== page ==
In addition to failing to fix the problems in ethics administration, legislators tried to backpedal on reforms passed in 2008. Currently, public servants are prohibited from receiving gifts from certain persons and gifts that are given because of the public servant’s position. HB 296 would have allowed public servants to accept gifts valued up to $15 from any person. Although the measure ultimately failed to pass, it is disturbing to note how far the bill progressed through the process − completely through the House and onto the Senate floor − before it was defeated.

Another disturbing measure is HB 758, which would require the ethics board to make public the names of people who file ethics complaints. Names of complainants currently are confidential. The Legislature finally passed the bill, but the governor has promised to veto this measure because of its possible chilling effect on ethics complaints. Widespread legislative support of these bills suggests a profound disconnect between citizens and their representatives when it comes to ethics reform.


In what has become an annual showdown, legislators once again debated the openness of records that relate to the work of the governor, but almost all efforts at achieving greater transparency failed. A wide range of records are off-limits to the public, including records relating to the governor’s deliberative process; pre-decisional advice and recommendations made to the governor concerning budgeting; communications with the governor’s internal staff; and the security and schedule of the governor and his family. Four bills (HB 307, HB 499, HB 501 and SB 593) attempted to set reasonable limits on these broad exceptions by maximizing public access while continuing to protect the most sensitive documents. However, all four measures were withdrawn or defeated. In the final days of the session an amendment was added to another bill (HB 37) that would make public and require the archiving of all records − even those held by the governor − related to the Deepwater Horizon oil spill. Although the bill was finally passed, the governor could still veto it.

In 2009, PAR released a report on economic development that recommended ways to increase transparency and better control spending in relation to economic development projects. Closely in line with PAR’s recommendations, three bills (HB 559, HB 553 and HB 406) were passed this session that will provide new parameters for economic development agreements with private corporations and give the public some additional perspective on what the state is getting for its money.

Constitutional Amendments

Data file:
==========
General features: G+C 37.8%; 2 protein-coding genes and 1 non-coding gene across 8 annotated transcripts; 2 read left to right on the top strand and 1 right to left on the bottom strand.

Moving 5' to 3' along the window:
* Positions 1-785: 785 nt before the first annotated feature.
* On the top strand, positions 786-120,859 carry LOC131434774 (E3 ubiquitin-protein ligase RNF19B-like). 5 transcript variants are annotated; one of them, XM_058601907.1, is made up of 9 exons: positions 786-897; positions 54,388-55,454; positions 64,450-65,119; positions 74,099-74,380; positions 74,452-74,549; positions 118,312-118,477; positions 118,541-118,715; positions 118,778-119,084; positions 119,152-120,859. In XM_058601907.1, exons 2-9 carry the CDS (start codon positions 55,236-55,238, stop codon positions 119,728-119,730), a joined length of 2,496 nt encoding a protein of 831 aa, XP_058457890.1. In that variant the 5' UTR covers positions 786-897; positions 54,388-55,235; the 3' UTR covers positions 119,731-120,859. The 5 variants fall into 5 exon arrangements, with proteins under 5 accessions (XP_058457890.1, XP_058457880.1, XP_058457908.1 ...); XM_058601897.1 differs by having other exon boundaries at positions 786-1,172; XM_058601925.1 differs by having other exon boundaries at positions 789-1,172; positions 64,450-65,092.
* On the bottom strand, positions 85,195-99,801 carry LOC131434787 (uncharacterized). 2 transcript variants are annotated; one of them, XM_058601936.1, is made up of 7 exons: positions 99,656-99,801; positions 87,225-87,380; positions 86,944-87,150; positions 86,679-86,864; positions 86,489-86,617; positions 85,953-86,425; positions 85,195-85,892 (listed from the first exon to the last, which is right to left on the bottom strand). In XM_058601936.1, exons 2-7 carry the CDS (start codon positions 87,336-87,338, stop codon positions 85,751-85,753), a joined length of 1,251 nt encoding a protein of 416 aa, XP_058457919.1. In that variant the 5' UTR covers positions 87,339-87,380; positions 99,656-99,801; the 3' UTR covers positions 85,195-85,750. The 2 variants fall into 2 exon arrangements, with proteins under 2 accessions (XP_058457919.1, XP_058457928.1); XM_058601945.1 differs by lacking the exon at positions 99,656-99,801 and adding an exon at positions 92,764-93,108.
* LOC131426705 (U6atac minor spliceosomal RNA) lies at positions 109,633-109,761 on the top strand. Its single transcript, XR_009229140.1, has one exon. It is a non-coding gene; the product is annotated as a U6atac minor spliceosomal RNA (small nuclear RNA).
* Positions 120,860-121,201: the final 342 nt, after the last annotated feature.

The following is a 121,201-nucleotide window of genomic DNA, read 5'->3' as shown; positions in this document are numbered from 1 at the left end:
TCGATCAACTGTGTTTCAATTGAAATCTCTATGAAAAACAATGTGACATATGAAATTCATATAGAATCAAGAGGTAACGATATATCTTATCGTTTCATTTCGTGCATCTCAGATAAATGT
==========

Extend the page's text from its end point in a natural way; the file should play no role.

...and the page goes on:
Eighty-eight constitutional amendments were proposed this session, and six were passed by the Legislature. The issues they address are: public retirement (HB 229), disabled veterans and ad valorem taxes (HB 246), sale of expropriated property (HB 276), criminal defendants’ rights to waive trial by jury (HB 940), workers’ compensation judgments (SB 42) and homestead exemption following a disaster (SB 21). These six amendments will be presented to voters in the fall of 2010, along with six amendments passed during the 2009 session.


Unresolved issues with the Gulf oil spill and the state budget shortfall – both of which continue to grow − leave this Legislature’s work largely unfinished upon adjournment. Either issue may require legislators to return to the Capitol for a special session in the coming months. At the very least, the Joint Legislative Budget Committee will have to play an unusually active role in maintaining the budget’s precarious balance until next spring when the full Legislature will finally have to figure out a way down the long-discussed “cliff” of 2012. The Legislature and the administration demonstrated an ongoing lack of vision and an unwillingness to propose solutions to the compounding economic hardships overshadowing Louisiana’s fiscal future. Moreover, although some notable progress was made with education reforms, reforms in other areas begging for improvement – health care, ethics and transparency – were set aside. At best, this session can be deemed a triage in preparation for the long-anticipated fiscal crisis when the state’s political leadership will be forced by drained reserve funds and dwindling revenues to evolve their philosophies beyond rhetoric into executable solutions to deal with the Louisiana’s structural deficit.